The Obama Administration unfortunately has been outmaneuvered by Iran and hoisted on its own petard. By trumpeting the supposed benefits of diplomatic engagement and ignoring its own deadlines for Iran to meaningfully engage, it left the door open for Tehran to engage the leaders of Turkey and Brazil, who share a common interest with Iran in undermining American leadership. Iran resurrected an even more flawed version of the October deal hatched by the Obama Administration to exchange part of Iran’s stockpile of low enriched uranium for more highly enriched fuel for Iran’s research reactor.

Iran’s new deal is even worse than the old proposal that Iran initially accepted but eventually torpedoed last fall. Iran gives up next to nothing, while getting fuel for its research reactor and an acknowledgment of its right to enrich uranium to 20 percent for the research reactor, which is well on the way to the 90 percent enrichment required for a nuclear weapon.

Incredibly, Iran also insists that it will continue enriching uranium to the 20 percent level despite the fact that there is no need to do so if the deal is accepted — and even if the deal is not accepted, Tehran does not have the capability to fabricate fuel rods out of the enriched uranium for the research reactor. The fact that Iran’s pretext for further uranium enrichment is so clumsily constructed reveals the cynical depths of Iran’s deceitful diplomacy.

The administration’s proposed October deal was a limited confidence-building measure that was designed to postpone Iran’s attainment of a nuclear breakout capacity and buy time for diplomatic negotiations. The 1200 kilograms of enriched uranium that would have been transferred out of Iran was approximately two thirds of Iran’s known stockpile and would have delayed Iran’s accumulation of enough enriched uranium to build a nuclear weapon. But since Iran has continued to build its stockpile over the last seven months, removing 1200 kilograms of enriched uranium from Iran now would amount to only about half of its stockpile and would not postpone Iran’s ability to build a nuclear weapon by very much.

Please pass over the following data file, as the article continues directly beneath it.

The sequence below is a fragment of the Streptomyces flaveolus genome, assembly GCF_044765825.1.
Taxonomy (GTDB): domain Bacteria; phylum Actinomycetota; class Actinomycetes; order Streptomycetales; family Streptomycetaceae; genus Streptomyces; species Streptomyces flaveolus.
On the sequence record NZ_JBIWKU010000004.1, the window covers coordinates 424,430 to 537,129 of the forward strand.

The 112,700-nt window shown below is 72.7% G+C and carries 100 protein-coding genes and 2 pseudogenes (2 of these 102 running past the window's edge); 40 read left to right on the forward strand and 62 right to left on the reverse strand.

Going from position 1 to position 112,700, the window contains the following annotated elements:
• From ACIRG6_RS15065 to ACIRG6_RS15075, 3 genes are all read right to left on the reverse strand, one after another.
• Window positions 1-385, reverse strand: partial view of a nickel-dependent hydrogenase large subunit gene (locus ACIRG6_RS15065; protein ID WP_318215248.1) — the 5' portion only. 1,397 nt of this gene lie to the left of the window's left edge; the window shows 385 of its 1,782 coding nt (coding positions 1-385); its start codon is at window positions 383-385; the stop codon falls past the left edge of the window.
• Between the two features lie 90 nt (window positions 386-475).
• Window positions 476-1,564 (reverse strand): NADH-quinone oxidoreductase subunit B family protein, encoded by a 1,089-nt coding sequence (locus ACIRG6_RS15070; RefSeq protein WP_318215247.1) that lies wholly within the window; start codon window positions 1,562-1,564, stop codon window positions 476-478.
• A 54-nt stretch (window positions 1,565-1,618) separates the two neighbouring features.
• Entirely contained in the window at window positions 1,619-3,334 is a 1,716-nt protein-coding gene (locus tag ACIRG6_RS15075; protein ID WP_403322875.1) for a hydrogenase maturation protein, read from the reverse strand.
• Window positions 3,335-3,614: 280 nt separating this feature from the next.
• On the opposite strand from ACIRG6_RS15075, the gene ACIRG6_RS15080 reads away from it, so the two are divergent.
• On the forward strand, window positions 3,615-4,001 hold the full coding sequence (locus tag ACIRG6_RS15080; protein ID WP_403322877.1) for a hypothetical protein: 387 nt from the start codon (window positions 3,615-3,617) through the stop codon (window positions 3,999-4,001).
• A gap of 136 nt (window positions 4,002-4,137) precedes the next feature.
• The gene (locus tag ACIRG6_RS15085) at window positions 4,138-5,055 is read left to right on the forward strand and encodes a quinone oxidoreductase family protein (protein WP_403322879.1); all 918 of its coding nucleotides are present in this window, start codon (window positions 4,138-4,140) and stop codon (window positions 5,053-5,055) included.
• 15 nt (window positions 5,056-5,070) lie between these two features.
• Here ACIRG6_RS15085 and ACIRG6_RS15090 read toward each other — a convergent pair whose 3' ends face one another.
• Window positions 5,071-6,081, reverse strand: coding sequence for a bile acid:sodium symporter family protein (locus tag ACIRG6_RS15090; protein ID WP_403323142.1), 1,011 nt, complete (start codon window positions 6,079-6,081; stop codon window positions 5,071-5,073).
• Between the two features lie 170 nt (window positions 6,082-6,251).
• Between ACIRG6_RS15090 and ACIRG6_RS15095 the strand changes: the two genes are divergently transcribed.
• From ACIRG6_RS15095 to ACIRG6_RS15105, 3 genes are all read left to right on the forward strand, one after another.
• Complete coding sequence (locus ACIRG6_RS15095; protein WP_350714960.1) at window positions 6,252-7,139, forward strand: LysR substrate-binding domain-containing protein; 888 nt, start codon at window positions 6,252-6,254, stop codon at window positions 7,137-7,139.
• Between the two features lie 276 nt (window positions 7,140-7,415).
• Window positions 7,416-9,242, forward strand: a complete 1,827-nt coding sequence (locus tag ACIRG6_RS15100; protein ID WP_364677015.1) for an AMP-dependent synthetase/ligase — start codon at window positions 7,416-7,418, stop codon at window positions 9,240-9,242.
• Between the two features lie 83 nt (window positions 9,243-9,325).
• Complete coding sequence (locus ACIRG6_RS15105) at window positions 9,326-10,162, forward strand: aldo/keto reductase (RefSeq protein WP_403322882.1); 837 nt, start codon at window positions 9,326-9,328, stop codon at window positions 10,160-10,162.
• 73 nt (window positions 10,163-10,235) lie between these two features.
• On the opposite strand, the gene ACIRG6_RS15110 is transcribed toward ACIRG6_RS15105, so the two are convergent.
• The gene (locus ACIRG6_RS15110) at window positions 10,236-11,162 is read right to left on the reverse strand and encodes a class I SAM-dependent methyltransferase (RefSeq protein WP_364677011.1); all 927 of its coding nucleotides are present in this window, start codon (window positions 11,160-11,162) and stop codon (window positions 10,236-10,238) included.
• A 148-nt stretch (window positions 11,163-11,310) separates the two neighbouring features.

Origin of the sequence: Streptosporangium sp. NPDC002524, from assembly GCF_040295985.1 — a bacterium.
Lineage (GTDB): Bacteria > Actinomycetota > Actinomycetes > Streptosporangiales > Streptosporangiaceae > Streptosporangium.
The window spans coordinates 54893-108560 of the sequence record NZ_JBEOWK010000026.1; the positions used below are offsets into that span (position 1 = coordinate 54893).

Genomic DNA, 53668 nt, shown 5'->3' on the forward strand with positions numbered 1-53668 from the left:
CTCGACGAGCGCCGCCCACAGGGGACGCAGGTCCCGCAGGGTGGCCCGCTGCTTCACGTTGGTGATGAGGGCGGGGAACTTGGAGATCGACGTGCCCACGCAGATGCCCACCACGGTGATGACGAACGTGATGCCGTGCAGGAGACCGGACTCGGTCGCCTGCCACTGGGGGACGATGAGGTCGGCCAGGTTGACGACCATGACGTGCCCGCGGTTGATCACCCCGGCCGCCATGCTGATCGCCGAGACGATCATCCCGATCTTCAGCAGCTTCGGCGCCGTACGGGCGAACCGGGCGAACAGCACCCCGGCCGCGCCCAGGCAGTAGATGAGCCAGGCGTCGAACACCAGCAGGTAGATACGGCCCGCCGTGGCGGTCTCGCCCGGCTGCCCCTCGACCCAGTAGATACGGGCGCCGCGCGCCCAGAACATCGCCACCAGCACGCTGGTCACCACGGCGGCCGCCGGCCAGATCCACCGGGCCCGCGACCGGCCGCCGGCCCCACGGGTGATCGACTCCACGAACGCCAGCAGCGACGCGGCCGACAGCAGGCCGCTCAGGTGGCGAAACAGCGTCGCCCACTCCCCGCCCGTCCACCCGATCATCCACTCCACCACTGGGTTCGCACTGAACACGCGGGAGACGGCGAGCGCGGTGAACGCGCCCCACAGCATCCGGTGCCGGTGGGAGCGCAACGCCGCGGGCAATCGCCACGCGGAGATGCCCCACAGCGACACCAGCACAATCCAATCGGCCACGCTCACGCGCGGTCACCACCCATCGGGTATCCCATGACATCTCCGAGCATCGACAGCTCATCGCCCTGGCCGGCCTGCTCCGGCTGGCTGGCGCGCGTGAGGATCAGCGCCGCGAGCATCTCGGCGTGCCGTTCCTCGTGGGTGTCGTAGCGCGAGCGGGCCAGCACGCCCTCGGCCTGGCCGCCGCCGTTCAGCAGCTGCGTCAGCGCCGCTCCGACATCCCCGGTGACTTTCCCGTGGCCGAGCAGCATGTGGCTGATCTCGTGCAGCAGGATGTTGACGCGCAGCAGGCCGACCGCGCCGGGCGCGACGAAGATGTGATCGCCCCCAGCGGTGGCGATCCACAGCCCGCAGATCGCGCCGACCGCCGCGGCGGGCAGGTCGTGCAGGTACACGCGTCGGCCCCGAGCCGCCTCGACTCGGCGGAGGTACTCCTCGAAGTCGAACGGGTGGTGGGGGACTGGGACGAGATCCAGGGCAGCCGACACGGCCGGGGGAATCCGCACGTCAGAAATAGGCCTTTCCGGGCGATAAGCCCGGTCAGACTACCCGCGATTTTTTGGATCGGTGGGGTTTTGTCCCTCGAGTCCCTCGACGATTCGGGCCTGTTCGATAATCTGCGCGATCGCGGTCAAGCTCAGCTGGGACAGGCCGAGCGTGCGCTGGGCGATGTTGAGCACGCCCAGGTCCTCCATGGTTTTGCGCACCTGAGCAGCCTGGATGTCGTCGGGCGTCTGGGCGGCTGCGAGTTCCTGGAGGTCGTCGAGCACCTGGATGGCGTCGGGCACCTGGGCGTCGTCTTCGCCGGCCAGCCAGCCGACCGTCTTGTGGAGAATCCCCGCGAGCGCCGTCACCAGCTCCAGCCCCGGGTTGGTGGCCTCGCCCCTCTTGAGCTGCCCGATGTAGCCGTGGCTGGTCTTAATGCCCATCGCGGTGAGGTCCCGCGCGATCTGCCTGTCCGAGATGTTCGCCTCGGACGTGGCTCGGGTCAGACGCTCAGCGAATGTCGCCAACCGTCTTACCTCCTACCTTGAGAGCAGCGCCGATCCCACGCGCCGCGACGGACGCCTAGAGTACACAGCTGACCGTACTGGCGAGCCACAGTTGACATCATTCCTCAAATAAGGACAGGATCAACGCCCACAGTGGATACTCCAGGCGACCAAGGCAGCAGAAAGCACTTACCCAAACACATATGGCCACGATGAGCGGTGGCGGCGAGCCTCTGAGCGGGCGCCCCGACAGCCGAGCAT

Now the confidence-building sideshow has become a propaganda bonanza for Tehran and its two enablers, Turkey and Brazil, which have their own objections to American global leadership. The new deal gives the illusion of diplomatic progress despite the fact that it does nothing to address the core issues: Iran’s failure to halt its uranium enrichment and fully cooperate with the International Atomic Energy Agency to demonstrate that it is complying with its nuclear safeguard obligations. The new deal does not address these issues or the fact that Iran was forced to admit last September that it had built yet another secret nuclear facility inside a mountain.

Iran’s deceptive new deal gives China and Russia more cover to further dilute sanctions at the United Nations Security Council. Although the Obama Administration yesterday proclaimed that it finally had secured Beijing’s and Moscow’s consent for another round of sanctions, that tentative consensus may evaporate, especially now that Turkey and Brazil, two current members of the Security Council, are lobbying against any further sanctions.

But even if the draft resolution survives intact, it is a far cry from the “crippling sanctions” that the administration promised if Iran flouted its engagement efforts. The proposed sanctions do not even rise to the level of “sanctions that bite” that Secretary of State Hillary Clinton promised in March. China and Russia have made sure that whatever sanctions survive are relatively toothless.

Deleted from the original draft resolution are a ban on foreign investment in Iran’s energy sector, a comprehensive embargo on arms sales to Iran, a comprehensive ban on financial dealings with Iran’s Revolutionary Guard Corps, and a requirement that states board Iranian vessels suspected of transporting banned materials. Instead the resolution would selectively ban the sale of large weapons systems such as combat aircraft, missiles, and battle tanks; modestly expand an asset freeze and travel ban against individuals and entities linked to the Revolutionary Guards; call for countries to “exercise vigilance” in business dealings with Iranian firms suspected of involvement with banned proliferation activities; and establish a “framework” for possible inspections of suspicious cargo at sea or in ports that would not include a mandatory requirement that suspicious Iranian vessels be boarded.

The Obama Administration now will try to spin the U.N. sanctions resolution as a major victory. But it is clear that it has fallen far short of the “crippling sanctions” long promised by the administration. Worse, Tehran has exploited the administration’s leisurely-paced engagement policy to buy more time for uranium enrichment and transformed the administration’s own proposal for a swap of enriched uranium for reactor fuel into a propaganda coup that divides and distracts the U.N. Security Council from pressing ahead with more effective sanctions.